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5. Picture this… – Images

It is great to see experimentation with layouts, colors and overall design. Consider usability as you work. Some of the coding is fine but the user experience isn’t great yet. Does the heading text standout on the background? Is the font size appropriate for the page? Is navigation information placed where it is easy for the user to find? Have you considered accessibility by people with disabilities?

Provide some indication on page view that you have included the assignment elements. For example, say which images represent the different file types .gif, .jpg, .png

Resizing images – Use an image editor to make an image the appropriate size for page display. If you include a huge high resolution file and make the browser resize it with height and width tags, it takes a long time to load. This is considered “amateurish” and should be avoided.

Image map – Normally define more than one area or just use image in the link. The idea is to be able to provide information or links about multiple areas in the image. Good examples include identifying each person in a picture of many people, or using a map to select detailed information (more compact than a list).

Are you including tags just to satisfy the coding assignment requirements? For example – float: none – you are not learning anything from this because you can’t tell what it does. Try a range of different values so you can actually see what is happening when you change the values.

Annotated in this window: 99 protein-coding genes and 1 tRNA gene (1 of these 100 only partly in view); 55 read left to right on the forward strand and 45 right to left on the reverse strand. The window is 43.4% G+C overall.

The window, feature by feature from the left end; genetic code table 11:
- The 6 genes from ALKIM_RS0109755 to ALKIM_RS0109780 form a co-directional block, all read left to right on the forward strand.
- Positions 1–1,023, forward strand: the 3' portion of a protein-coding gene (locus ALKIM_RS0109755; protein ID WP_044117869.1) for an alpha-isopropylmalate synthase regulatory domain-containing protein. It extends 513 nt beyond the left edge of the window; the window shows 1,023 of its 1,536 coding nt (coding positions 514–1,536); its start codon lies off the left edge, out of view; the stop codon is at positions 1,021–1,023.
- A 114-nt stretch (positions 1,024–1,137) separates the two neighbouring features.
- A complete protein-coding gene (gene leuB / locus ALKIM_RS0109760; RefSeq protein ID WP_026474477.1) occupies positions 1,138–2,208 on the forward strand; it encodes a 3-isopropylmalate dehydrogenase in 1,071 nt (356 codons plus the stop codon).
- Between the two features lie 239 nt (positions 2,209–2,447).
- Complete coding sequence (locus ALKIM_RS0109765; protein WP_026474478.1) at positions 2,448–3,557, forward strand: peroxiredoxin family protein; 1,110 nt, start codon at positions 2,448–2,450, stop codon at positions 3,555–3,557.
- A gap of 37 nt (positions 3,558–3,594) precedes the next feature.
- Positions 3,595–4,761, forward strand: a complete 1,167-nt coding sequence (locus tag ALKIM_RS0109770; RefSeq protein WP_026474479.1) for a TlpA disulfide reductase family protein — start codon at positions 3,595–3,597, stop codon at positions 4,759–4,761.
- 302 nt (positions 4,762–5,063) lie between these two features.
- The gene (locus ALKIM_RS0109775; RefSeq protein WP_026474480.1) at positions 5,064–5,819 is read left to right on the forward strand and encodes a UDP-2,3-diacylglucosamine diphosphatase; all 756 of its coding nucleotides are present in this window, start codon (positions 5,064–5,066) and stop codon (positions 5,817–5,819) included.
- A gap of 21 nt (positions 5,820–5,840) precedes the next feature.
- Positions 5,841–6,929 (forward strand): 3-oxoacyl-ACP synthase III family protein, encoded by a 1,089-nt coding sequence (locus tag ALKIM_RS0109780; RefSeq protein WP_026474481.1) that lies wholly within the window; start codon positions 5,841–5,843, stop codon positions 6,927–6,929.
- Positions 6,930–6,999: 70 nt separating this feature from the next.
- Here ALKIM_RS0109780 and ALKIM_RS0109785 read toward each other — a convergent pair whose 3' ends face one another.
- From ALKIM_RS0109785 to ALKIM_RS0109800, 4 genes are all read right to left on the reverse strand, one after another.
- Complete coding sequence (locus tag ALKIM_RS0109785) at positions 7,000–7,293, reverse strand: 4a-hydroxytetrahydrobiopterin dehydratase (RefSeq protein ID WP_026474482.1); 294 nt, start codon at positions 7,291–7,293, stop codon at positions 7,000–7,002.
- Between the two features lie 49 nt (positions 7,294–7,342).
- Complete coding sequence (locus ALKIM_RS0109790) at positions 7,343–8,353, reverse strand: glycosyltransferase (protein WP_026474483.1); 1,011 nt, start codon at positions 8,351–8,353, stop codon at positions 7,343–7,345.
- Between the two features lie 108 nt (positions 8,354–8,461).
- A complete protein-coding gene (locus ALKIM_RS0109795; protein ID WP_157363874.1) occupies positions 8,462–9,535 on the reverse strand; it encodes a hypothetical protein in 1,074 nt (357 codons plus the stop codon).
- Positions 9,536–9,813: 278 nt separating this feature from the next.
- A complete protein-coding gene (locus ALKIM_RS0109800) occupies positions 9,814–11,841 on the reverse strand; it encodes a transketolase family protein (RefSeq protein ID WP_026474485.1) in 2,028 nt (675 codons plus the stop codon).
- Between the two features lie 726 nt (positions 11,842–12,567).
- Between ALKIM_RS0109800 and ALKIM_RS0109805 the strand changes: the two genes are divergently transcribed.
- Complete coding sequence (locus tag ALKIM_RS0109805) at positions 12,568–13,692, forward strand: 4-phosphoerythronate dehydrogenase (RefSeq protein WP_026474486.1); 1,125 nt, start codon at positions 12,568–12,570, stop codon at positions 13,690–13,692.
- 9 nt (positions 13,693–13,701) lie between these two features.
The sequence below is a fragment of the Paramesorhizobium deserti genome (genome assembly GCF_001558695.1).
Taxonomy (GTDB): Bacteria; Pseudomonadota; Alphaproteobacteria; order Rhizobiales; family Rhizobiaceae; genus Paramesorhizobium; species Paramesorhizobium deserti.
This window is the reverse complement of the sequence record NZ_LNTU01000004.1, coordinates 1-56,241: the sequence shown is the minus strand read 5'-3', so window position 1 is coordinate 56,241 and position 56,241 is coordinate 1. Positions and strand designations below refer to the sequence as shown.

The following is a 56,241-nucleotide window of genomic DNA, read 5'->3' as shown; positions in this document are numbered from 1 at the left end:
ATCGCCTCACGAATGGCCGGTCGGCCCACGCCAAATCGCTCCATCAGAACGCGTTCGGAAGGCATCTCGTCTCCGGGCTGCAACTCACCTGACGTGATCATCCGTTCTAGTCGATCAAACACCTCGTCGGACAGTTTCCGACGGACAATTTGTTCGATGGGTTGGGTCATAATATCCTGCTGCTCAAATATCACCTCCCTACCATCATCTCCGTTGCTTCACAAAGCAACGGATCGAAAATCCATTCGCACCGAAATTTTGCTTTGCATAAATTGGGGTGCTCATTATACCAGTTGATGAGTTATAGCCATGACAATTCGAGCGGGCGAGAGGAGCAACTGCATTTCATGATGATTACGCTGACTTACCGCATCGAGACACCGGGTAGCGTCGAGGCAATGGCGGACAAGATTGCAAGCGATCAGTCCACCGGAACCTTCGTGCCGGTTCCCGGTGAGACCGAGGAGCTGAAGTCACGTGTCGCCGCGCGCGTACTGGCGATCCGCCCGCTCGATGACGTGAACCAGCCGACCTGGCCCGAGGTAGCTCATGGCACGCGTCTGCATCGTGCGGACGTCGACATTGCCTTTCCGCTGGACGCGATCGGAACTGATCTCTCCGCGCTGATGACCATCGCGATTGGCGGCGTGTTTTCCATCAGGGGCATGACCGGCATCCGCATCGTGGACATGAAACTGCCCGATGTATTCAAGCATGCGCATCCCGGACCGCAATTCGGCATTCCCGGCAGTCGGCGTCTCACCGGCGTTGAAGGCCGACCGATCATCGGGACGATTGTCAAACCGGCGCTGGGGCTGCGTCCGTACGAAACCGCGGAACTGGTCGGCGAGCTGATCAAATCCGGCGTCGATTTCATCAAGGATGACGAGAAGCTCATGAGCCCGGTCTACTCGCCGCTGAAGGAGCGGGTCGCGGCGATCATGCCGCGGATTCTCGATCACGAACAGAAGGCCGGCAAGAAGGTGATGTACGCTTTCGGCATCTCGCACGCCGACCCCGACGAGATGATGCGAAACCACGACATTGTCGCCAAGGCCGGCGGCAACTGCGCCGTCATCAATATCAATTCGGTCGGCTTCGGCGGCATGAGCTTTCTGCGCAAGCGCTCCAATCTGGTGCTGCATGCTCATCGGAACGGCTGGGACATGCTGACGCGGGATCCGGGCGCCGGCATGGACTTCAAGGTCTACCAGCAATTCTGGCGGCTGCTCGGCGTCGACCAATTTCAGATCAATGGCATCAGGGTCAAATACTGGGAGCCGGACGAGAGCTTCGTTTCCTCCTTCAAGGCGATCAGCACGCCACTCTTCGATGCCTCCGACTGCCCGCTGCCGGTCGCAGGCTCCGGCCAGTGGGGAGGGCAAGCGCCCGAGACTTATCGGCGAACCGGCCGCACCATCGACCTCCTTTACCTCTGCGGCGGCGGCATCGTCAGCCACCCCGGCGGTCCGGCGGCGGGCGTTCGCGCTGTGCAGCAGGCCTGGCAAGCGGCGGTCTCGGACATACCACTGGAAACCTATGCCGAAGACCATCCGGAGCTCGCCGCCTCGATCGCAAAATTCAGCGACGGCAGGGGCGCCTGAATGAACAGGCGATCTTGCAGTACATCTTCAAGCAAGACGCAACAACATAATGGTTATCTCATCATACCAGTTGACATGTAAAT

Some page submissions have so much stuff in them that these can’t be graded. There is no way to tell if you randomly included code or if you understand the requirements for the assignment and can apply the tags appropriately. Make a simple page for the assignment. You can copy and paste into your final project if applicable.

In general, there is no problem if you copy code from someplace else if YOU understand what is going on in all the code. If the code includes errors, these are now errors in your code, so fix them.

Just because the browser displays your code, it can still have errors. For example <Image> is incorrect, but browser accepts it anyway. The actual tag is <img>. Firefox Web Developer Page Source viewer tool highlights the incorrect code. Watch spacing – there should be a space between the attributes within an element tag. Some obvious typos – “-” instead of “=”. This is why you need to check that your code is correct and it does something that you can see in the page view. I have pointed these out in most cases.

Multiple .css files – If you are using preformed .css files, please include an additional .css file or style element with the formatting for the coding assignment.

By now, you should automatically include comments in your code.  It takes a lot of time to review all the discussions and the coding assignments. Please use comments in your code – for you and for me. Including the list of assignment tags is a start. It helps a lot when you point out where you have used the assignment tags within the code. Shows you know what you are doing.

As far as other web basics
* replace the default Thimble page title with your own words.
* Use style sheets for formatting – either internal or external are ok.
* All images links should include an alt tag for accessibility

Great progress. Many wonderful images and lots of cute cats and puppies.

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